Skip to content

Airdrie families lend helping hand by hosting Ukrainian refugees

Michael and Jenny are a few of many Ukrainians fleeing their own war-torn country for hopes of a better future in Canada and have landed in Airdrie to start their new life with the support from local host families.

As the war in Ukraine continues, many Ukrainian families are seeking a safe place to start a new life, and some have made their way to Airdrie.

Several Airdrie families have signed up to host these families, helping the newcomers land on their feet.

Glenn Smaha and his wife Jessica Jacobs welcomed a young couple into their home during the third week of May and continue to be their host family as they start their lives here.

“I'm pretty proud of the number of people going through the process right now of setting themselves up to be sponsors, but the need is still greater than that,” Smaha said. “Tens of thousands of Ukrainians have applied for a Canadian visa, so there will be a lot of people.”

Smaha said they initially offered their home for three weeks, but six weeks later, they feel comfortable to continue hosting Ukrainians Michael and Jenny until they secure their own apartment. 

A second-generation Canadian of Ukrainian heritage, Smaha felt the need to help out when he saw the impact of the Russian invasion of Ukraine that started in February.

“It had a pretty profound effect on me, knowing what my relatives did to get to this country and how hard they worked once they got here too. I really felt a strong desire to help in some way,” he said.

He reached out to the Ukrainian Canadian Congress (UCC), who worked with the Calgary Catholic Immigration Society (CCIS) to connect Ukrainian refugees to Canadian host families.

Leaving Ukraine through Slovakia and eventually making their way to Rome, Michael and Jenny were accepted into UCC’s program that helped them get to Canada.

Twenty-five year-old Michael said deciding to leave Ukraine and his family was a difficult decision, but it was the safest option.

“I am personally missing my parents very much. It was a pretty hard decision to leave because my parents are still there and they can't leave Ukraine right now,” he said, adding he is afraid for their future in Ukraine.

He spoke of the daily bombings of Ukraine’s cities by the Russian army and how dangerous life had become in his home country. 

“It is very dangerous to live there. It was a hard decision, but there was only one right decision to continue living,” he said.

Canada had been on his radar for some time as a potential place to move to one day, he said.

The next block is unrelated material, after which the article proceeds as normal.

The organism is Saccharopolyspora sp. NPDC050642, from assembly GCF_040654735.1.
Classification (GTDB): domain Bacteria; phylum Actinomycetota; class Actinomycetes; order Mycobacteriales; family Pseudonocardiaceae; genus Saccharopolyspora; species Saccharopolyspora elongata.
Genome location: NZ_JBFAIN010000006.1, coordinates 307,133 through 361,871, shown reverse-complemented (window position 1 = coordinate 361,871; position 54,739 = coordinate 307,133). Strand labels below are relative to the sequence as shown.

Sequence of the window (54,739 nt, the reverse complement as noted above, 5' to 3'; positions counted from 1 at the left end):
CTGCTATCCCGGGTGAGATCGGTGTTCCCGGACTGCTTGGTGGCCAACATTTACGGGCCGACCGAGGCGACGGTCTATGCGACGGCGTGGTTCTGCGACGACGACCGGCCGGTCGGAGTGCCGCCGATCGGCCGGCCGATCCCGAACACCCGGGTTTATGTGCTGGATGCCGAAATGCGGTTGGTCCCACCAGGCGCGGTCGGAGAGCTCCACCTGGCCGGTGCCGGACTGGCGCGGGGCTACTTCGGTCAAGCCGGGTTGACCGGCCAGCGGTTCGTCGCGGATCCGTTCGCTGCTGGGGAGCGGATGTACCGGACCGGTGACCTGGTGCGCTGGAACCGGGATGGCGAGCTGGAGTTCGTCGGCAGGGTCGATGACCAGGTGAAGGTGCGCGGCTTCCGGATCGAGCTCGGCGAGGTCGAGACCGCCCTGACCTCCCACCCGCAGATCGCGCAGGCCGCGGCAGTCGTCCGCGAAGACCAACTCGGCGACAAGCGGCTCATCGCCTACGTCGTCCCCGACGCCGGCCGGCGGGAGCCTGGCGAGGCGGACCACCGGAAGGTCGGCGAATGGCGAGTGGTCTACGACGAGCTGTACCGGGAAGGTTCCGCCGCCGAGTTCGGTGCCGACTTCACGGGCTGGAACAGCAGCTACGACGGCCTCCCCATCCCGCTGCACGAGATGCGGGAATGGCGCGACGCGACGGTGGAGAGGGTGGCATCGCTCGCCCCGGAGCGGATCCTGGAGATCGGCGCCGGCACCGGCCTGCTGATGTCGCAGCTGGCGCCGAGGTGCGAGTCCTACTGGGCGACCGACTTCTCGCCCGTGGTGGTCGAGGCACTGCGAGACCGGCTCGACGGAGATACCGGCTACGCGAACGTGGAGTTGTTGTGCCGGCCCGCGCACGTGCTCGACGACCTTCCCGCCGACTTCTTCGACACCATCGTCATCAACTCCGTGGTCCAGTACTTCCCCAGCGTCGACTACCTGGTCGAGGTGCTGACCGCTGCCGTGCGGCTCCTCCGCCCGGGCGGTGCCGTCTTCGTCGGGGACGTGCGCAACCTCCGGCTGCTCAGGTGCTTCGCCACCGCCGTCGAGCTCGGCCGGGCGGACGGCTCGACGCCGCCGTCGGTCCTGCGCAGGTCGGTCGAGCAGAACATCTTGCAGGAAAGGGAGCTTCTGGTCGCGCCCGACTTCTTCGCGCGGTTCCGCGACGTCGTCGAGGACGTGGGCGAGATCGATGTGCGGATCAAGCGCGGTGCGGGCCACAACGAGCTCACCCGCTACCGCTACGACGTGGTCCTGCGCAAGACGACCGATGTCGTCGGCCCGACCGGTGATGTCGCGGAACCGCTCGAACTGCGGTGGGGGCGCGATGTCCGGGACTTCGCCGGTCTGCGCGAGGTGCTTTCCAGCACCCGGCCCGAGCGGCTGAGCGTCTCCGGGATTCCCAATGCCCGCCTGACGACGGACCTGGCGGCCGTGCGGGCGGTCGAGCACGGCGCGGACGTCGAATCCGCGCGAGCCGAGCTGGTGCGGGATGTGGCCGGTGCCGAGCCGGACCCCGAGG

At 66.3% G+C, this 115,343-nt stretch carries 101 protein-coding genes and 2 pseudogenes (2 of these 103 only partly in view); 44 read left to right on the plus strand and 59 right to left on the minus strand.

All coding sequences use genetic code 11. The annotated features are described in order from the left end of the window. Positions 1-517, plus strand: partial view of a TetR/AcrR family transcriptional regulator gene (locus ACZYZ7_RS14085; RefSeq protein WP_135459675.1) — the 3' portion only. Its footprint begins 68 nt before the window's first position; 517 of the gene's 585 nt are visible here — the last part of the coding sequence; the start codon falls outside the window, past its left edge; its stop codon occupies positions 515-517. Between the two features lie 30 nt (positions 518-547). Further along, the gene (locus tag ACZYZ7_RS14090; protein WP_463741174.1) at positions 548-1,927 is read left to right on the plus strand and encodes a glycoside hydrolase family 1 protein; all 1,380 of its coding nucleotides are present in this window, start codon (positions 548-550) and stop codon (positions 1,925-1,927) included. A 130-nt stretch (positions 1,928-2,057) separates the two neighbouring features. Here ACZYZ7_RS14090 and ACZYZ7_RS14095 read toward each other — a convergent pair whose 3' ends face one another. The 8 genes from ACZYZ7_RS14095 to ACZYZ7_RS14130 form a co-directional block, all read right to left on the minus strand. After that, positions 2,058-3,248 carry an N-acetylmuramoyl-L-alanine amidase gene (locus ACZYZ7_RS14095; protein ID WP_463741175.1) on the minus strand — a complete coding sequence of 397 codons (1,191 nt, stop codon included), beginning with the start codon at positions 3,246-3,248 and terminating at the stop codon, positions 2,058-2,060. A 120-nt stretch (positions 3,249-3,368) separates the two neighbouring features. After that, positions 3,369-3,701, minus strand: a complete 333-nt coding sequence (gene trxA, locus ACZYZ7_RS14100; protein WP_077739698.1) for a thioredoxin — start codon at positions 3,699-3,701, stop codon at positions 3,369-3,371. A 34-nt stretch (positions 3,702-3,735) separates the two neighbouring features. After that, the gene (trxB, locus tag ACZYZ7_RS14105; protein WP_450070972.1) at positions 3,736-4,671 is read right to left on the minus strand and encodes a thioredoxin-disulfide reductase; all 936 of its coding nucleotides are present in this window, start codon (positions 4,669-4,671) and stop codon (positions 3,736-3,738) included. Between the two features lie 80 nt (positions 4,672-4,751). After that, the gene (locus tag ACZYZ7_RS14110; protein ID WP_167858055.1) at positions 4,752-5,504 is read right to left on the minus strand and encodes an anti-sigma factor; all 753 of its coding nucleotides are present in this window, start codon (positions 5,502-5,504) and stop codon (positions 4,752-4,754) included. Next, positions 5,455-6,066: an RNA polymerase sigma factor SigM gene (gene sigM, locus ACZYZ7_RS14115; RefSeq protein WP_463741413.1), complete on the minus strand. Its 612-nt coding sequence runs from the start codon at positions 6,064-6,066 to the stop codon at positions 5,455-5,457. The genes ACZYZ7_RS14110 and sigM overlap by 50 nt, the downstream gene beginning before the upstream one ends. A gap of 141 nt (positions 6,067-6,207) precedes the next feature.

Unsure if he would be selected, he applied for the UCC program with some prior knowledge of Canada and the Calgary area specifically.

“It was my aim to go there someday,” he said. 

Michael previously worked for American company, AT&T, and had been to the United States on an exchange student program.

“I'm pretty aware of how life is going on here and I like it,” he said.

Smaha and Jacobs picked up Michael and Jenny from the Calgary airport in May, and the two then had to quarantine for the first 14 days due to the pandemic. 

In the meantime, their hosts were able to help them get started with things like an Alberta Health Care card, a bank account, a social insurance number, and even a driver’s license. 

Smaha and Jacobs worked on connecting the couple to the community and finding employment by building a resume and responding to job postings. 

“It's all those things that a new Canadian would have no clue even where to get started, so having somebody that lives here and to navigate the process… has certainly made it easier for them,” Smaha said.

He added the language barrier wasn’t a big issue, but they helped identify cultural differences and taught them about various Canadian systems and customs.

“They've been pretty self-sufficient. They're very humble [and] they haven't asked for much at all,” he said.

They are now in the final stages of securing an apartment and making sure nobody takes advantage of them, Smaha added.

Michael secured a job as a carpenter, while his 20-year-old girlfriend, Jenny, recently began working part-time at Funky Petals, a local flower shop in Airdrie.

“In some things it's pretty hard but we have huge support from our host and from some people in Airdrie that we [met],” Michael said. “It's great here – people are supportive, and we don't feel like refugees in the normal meaning of refugees. We feel like equals, so it's very great here.”

He expressed his appreciation for his host family, Smaha and Jacobs, and added they plan to stay in Airdrie.

Once Michael and Jenny are on their own, Smaha and his wife hope to help out another family in the future.

Support from community groups like Airdrie’s Over 50 Club also helped the young Ukrainian couple get established in Airdrie.

Michael and Jenny were invited to attend a fun evening with entertainment where they were given more than $1,000 and certificates raised through a recent Ukrainian dinner fundraiser and the generosity of local businesses.

Arnold Kurz, Ways and Means Director with the Over 50 Club, spearheaded this benefit with a committee from the Club.

“They came to the club and then we presented a check,” Kurz said, adding Michael and Jenny had brought them some muffins as a way of saying thank-you, but didn’t realize how many people would be in attendance.

“They said, ‘We didn't think there would be that many people.’ But they really enjoyed the show, so that was good.”

Kurz added there is another Ukrainian family with two kids who recently joined the Airdrie community and the club expects to support them as well.

To find out more about becoming a host family, go to or connect with UCC

To connect with Airdrie’s Over 50 club, go to

push icon
Be the first to read breaking stories. Enable push notifications on your device. Disable anytime.
No thanks